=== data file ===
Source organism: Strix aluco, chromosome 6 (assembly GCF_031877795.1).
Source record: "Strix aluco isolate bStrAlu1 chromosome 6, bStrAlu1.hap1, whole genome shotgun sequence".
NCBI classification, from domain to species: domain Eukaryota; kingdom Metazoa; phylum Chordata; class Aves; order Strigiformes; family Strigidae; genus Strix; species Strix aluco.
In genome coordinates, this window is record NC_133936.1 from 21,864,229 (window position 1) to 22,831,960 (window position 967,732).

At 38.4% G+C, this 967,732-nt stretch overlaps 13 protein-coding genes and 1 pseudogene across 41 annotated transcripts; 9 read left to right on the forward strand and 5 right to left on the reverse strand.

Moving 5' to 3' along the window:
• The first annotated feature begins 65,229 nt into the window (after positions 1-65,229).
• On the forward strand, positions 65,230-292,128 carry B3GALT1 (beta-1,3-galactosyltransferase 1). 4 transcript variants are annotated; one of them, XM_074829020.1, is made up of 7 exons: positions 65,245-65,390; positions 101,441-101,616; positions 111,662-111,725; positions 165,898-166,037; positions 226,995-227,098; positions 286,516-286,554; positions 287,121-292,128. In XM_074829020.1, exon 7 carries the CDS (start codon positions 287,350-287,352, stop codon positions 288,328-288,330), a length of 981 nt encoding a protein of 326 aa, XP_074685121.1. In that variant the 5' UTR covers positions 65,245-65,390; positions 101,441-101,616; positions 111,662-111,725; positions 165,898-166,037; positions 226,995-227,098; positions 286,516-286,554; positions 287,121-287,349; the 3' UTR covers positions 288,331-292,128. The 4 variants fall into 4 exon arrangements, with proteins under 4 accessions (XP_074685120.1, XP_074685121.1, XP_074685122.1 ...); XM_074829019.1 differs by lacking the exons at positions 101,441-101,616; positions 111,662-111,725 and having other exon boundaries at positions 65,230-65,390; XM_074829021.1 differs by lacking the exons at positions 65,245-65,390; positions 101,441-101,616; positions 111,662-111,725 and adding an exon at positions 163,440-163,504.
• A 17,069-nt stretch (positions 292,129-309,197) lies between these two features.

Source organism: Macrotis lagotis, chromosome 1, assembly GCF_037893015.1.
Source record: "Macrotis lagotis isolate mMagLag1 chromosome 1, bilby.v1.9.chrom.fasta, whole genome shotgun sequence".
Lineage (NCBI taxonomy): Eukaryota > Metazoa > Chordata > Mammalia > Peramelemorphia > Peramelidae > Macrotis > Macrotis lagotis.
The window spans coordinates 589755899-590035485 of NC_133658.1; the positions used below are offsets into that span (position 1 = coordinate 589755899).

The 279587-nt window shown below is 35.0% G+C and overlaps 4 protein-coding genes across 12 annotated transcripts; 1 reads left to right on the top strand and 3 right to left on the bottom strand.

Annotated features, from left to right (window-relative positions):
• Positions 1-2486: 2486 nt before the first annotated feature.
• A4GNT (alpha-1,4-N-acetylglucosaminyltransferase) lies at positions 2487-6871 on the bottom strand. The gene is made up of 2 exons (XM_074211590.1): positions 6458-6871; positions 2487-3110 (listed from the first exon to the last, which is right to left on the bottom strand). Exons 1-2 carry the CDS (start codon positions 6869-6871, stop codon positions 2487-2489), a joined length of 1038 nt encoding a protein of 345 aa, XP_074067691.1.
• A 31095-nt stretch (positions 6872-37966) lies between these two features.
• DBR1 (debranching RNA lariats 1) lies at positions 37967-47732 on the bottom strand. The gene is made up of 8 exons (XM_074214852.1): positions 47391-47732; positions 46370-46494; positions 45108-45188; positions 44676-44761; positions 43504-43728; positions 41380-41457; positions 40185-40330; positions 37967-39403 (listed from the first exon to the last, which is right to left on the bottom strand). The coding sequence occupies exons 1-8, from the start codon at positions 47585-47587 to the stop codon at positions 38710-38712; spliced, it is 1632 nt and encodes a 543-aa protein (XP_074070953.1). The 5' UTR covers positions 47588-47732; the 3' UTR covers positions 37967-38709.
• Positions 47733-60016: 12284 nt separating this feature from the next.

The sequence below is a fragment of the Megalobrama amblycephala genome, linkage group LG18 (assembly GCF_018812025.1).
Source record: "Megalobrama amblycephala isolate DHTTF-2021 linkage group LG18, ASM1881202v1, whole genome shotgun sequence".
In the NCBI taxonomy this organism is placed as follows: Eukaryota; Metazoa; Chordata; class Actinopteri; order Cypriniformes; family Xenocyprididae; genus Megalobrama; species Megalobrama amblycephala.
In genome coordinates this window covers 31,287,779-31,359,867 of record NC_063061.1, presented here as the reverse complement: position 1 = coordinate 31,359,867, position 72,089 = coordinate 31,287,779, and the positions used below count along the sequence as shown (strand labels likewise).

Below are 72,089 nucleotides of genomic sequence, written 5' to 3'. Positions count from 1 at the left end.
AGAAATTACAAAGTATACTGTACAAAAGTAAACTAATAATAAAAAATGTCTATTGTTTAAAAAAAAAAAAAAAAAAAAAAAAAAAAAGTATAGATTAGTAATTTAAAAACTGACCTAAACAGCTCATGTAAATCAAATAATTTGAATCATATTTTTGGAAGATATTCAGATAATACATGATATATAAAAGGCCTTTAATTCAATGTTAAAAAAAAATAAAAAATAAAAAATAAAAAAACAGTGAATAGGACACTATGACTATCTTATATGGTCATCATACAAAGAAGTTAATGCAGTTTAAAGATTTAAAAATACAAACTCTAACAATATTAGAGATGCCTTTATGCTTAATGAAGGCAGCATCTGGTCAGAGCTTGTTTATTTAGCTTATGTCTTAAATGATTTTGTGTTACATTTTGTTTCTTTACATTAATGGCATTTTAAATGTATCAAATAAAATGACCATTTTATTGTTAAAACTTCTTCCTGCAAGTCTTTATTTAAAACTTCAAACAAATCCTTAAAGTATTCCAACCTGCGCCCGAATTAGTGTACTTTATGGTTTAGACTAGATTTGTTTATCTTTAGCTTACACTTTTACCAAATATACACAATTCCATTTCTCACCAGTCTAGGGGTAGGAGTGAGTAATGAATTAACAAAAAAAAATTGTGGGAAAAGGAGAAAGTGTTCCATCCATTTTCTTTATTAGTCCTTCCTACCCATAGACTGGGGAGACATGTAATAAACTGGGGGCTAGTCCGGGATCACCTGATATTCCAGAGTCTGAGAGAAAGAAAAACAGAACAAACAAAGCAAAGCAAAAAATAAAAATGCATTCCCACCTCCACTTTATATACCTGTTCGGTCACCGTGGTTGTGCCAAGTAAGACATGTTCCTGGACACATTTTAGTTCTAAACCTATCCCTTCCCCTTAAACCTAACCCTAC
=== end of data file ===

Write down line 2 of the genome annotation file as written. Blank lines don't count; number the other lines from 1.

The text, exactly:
Source record: "Strix aluco isolate bStrAlu1 chromosome 6, bStrAlu1.hap1, whole genome shotgun sequence".